Tennessee State Attorney General Rules Botanical Kratom As Fully Legal
Exciting news for Tennesseans, kratom is no longer in the gray market. Up until now, there has been much confusion about the legality of the South East Asian plant used by millions in the US. Since 2007, a law regarding synthetics mentioned two of the constituents of the plant and since then many vendors refused to sell it or to Tennesseeans. Over the past few years, few precedents were set leading to today's happy news.
I had written Governor Bill Haslam years back regarding the confusion in the bill. Kratom was never named in the law which (in its title and wording) refers solely and specifically to synthetic substances like cathinone based "bath salt" drugs and the spice or incense "cannabinoid" products. When I initially pointed this out to the governor in the email he promised to send the information over to the state Health Commissioner.
It wasn't until November of
this year that this became vitally relevant again for me. In the case of
Christopher Miller, who was arrested for selling kratom I wrote several
articles pointing out the issues with the body of the law and its
application. Chris' case was thrown out by the District Attorney for
that reason and in early December, Representative Tony Shipley (author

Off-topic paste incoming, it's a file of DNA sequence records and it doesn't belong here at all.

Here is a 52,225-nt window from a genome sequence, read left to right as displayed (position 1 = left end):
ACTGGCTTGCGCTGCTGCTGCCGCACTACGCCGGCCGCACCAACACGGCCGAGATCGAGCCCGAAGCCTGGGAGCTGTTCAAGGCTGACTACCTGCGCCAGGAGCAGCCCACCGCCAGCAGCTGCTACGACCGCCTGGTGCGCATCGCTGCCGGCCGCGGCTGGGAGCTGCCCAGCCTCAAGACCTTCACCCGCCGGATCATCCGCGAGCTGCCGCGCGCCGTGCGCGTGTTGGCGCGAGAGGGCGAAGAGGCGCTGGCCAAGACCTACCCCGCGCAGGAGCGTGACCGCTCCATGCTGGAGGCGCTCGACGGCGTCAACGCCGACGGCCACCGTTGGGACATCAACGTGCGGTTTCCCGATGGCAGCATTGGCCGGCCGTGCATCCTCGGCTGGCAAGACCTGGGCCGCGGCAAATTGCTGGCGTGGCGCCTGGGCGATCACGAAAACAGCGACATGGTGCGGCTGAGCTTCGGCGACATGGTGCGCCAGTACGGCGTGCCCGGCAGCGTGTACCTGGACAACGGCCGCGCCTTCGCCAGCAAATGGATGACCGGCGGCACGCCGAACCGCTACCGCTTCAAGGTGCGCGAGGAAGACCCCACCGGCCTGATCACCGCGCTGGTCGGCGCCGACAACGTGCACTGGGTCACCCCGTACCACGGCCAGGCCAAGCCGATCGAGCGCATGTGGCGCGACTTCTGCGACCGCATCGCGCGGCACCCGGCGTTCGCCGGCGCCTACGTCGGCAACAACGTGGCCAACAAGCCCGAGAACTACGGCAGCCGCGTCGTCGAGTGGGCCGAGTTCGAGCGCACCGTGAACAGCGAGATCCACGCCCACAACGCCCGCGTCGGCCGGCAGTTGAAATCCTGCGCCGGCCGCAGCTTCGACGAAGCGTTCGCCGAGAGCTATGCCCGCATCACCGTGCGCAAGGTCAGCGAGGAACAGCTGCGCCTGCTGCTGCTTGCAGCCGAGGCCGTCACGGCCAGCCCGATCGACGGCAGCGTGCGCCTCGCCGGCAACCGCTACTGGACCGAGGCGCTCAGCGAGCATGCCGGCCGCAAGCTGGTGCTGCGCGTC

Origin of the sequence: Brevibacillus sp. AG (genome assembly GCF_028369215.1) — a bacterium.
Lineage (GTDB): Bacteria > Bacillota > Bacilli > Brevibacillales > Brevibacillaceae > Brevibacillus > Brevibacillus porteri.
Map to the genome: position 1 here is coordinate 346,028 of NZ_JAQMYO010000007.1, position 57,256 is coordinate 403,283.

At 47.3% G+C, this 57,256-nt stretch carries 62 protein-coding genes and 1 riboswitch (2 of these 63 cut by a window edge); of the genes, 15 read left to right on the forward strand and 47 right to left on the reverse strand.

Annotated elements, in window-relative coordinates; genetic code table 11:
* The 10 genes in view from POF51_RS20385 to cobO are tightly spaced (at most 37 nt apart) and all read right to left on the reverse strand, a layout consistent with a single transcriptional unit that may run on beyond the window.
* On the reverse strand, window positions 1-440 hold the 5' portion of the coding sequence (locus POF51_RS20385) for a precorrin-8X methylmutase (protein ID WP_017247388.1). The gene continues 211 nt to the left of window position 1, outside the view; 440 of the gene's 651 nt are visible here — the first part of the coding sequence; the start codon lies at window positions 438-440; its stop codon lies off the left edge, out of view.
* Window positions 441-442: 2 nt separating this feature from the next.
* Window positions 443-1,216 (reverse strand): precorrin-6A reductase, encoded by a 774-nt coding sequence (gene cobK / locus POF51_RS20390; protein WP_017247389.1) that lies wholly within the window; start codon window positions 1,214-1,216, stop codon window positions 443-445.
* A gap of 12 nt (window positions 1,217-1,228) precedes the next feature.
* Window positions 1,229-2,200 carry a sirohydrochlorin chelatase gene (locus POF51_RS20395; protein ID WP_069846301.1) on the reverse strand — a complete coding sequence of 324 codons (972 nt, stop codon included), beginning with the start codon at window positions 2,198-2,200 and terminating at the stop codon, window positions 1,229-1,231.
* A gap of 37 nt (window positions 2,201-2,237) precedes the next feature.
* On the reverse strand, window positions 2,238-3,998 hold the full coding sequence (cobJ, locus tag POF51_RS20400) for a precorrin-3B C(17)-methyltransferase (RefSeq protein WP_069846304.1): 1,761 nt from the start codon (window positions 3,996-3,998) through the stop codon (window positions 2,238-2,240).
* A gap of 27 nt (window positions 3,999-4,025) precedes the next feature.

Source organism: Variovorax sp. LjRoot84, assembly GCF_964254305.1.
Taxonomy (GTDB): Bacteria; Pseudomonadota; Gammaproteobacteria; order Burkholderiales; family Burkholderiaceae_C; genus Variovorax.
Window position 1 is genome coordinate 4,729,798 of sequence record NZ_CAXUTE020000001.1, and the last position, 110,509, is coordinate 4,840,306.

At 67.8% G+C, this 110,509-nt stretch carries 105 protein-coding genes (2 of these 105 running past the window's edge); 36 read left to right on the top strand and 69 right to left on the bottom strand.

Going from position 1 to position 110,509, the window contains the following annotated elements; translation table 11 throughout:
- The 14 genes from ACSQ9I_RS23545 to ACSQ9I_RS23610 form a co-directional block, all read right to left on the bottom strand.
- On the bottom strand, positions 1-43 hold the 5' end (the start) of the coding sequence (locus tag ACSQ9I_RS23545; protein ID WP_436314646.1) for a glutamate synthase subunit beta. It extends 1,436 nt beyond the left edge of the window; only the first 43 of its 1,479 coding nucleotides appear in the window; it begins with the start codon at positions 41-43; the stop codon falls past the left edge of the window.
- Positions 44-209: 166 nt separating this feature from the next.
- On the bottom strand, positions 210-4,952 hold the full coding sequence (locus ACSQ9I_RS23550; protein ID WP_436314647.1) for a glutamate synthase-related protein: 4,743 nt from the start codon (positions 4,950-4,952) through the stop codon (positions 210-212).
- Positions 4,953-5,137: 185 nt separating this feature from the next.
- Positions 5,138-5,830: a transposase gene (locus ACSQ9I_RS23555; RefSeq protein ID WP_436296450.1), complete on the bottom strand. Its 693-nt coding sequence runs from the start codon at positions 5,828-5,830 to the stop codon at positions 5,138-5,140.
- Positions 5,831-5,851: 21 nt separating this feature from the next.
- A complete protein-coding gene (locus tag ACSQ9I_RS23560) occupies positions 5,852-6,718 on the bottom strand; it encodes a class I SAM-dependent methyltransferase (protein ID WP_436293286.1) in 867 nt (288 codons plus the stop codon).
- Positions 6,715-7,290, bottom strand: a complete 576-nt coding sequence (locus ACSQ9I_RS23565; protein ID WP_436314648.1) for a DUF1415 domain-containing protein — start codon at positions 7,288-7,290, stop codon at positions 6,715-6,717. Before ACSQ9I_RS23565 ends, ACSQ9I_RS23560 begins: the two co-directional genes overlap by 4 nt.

of the bill itself) clarified that the bill is only in regards to
synthetic constituents of kratom and not the botanical leaf product
As of December 20, 2017 however, with Tennessee State Attorney General's Opinion No. 17-55 regarding the legality of possessing the kratom plant in Tennessee, the official court-ordered opinion regarding interpretation of the law states that "Possession of the kratom plant in its natural botanical form should not subject a person to potential criminal prosecution under Tennessee law. The kratom plant in its natural botanical form is not a prohibited controlled substance under Tennessee law."
Opinion 17-55 fully clarifies finally, fully and legally the State's position on the possession and sale of Mitragyna speciosa pointing out there is currently "no Tennessee statute that expressly criminalizes possession of kratom plants in their natural botanical form." This isn't just a win for Tennessee either. Other states like Indiana had similar laws that came out during the "bath salts" years that also name mitragynine but refer only to synthetics. Hopefully, this new opinion from the Tennessee State Attorney General can set a precedent for other states to enact sane legislation regarding this plant that has helped so many.